Papa’s Got a Brand New Bike

Papa’s Got a Brand New Bike

I’m not one to concern myself too much with the opinions of others but there comes a point when enough people point out that your bike’s front fork only appears to have 2 of the 4 inches of travel that it’s supposed to have, that it probably makes sense to take a look at it.

This tipping point was reached in January and I set about trying to service my front fork, it’s worth pointing out that despite having owned this fork for about 7 years and it serving on two different bikes it had never been serviced. It should have come as no surprise that it did not want to be serviced. Like a grumpy old man who refuses to bathe it put up quite a fight. After a couple of hours wrestling with the brute Jim and I gave up and got drunk.

After Googling this issue all the advice was “hit harder with a hammer”, this approach also works for smelly, defiant old men. I was rewarded with limited success. By repeatedly whacking rebound adjuster the tubes eventually released the stanchions, however the process crushed a thread making reassembly impossible. Time for a new fork.

In search of a new fork I inadvertently happened upon the dream bike frame sitting on ebay for very little money. It was 7 years old but still a lot of bike. Figuring that I could harvest most of the bits off the old bike and seeing as I had to buy a new fork anyway I decided it might make sense to start a new project.

For the most part this has been a good plan. Aside from a few incompatible parts having to be returned the build has been successful and I now have a Santa Cruz Tall Boy LT. I did have to borrow a seat post off competitive Jim as my dropper post was 0.5mm too big for the new frame.

It’s first outing was last Thursday and it was not the bike that let me down but my light. Despite the battery being on charge all day the light did not come on when I tested it before departure. It being the 11th hour and with fellow bikers waiting for me I decided to head off and hope someone could lend me a light.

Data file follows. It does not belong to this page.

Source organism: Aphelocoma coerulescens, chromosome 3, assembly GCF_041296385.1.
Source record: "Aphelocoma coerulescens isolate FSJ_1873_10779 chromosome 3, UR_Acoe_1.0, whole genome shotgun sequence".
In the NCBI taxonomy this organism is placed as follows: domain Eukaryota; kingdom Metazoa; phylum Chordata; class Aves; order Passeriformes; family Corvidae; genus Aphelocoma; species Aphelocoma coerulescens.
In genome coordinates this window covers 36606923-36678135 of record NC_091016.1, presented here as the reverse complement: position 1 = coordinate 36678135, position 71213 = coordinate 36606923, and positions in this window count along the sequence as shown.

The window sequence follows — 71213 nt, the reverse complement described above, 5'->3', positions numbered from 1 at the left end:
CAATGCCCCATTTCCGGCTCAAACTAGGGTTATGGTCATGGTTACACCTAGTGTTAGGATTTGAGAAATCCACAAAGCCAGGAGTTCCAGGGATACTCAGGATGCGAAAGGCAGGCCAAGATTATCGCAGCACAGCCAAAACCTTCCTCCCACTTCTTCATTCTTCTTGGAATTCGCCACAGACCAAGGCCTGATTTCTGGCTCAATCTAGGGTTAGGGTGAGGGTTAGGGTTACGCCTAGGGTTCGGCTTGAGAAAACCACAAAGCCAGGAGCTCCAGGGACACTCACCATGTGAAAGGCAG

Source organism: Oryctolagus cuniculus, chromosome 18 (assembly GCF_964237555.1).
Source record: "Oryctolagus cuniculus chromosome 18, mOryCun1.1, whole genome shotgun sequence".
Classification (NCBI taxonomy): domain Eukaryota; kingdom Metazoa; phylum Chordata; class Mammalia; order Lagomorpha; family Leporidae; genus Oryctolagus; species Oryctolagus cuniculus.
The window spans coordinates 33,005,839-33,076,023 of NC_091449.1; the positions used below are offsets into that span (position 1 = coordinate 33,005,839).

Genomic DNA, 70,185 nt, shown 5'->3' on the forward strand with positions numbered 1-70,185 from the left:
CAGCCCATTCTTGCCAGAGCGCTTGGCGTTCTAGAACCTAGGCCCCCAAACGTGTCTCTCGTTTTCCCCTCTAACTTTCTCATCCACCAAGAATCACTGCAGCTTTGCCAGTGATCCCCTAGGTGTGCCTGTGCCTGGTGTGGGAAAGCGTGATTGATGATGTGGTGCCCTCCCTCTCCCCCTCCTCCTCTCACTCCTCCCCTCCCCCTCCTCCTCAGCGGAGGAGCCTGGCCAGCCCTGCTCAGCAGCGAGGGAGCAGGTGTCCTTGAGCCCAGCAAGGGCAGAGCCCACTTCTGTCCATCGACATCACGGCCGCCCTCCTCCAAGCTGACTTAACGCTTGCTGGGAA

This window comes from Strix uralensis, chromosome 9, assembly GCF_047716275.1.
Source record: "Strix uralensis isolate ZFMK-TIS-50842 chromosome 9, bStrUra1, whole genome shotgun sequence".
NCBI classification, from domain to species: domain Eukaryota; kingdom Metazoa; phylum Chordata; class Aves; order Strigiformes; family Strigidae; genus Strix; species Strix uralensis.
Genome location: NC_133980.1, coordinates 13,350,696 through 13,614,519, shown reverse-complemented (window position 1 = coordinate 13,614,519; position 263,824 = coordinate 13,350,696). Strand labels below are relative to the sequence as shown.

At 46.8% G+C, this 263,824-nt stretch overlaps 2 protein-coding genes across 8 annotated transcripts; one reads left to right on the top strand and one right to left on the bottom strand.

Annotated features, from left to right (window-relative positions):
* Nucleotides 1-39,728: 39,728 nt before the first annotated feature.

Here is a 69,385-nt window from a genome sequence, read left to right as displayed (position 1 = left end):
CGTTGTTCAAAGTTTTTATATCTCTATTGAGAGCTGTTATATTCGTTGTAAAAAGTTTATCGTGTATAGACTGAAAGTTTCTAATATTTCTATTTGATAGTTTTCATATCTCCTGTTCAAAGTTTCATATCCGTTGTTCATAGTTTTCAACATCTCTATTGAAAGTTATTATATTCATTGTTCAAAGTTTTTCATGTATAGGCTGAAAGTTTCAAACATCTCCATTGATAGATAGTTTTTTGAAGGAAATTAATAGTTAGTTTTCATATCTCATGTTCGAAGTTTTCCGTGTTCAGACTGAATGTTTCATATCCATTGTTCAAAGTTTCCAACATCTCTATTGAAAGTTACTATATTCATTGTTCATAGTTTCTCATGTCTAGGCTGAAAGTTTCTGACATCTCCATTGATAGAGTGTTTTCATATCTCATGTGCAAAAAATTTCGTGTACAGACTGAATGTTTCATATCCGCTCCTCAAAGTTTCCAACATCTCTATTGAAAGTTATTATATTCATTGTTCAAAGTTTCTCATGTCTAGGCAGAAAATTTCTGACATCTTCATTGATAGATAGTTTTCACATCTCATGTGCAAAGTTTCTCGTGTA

Pete lent me a very decent light but it had to be bar mounted. “So what?” I hear you cry. The problem with this is that your bike is not always pointing where you want or need to see. A bar mounted light moves as you react to the terrain where as a helmet mounted light can remain pointing ahead to reveal the trail regardless what your bike is doing.

The result of this is that you have to take snap shots of what’s coming up as the light on your bars follows the wheels and swings wildly across the path ahead of you. It’s tantamount to using the force.

I gingerly picked my way down the first descent, The Flowhouse, using a combination of strobe effect lighting and memory. I had a slow motion over the bars moment half way down when memory failed me but there was no harm done.

Our second descent was The Devil’s Elbow, a fast rocky path that I’d not done for years. A couple of times I thought I was done for as the wheel straightened out and revealed the boulders and drops ahead too late to do much about avoiding them. It was with a tangible sense of wonder and relief that I reached the bottom unscathed.

Having expected to stumble out of the woods carrying nout but a handle bar and spitting out undergrowth; to find myself at the bottom with my homemade bike in one piece was quite a bonus. It bodes well for next week’s adventure – Bike Park Wales!

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Mark

About Mark

I ride with a group blokes that I know from various areas of my life, some I see weekly, for others it is every couple of months for a weekend of descents. Mountain biking addresses my need to go fast, down something steep and dangerous. It is accompanied by the highs of achievement, the pain of failure, camaraderie and real ale. Google +

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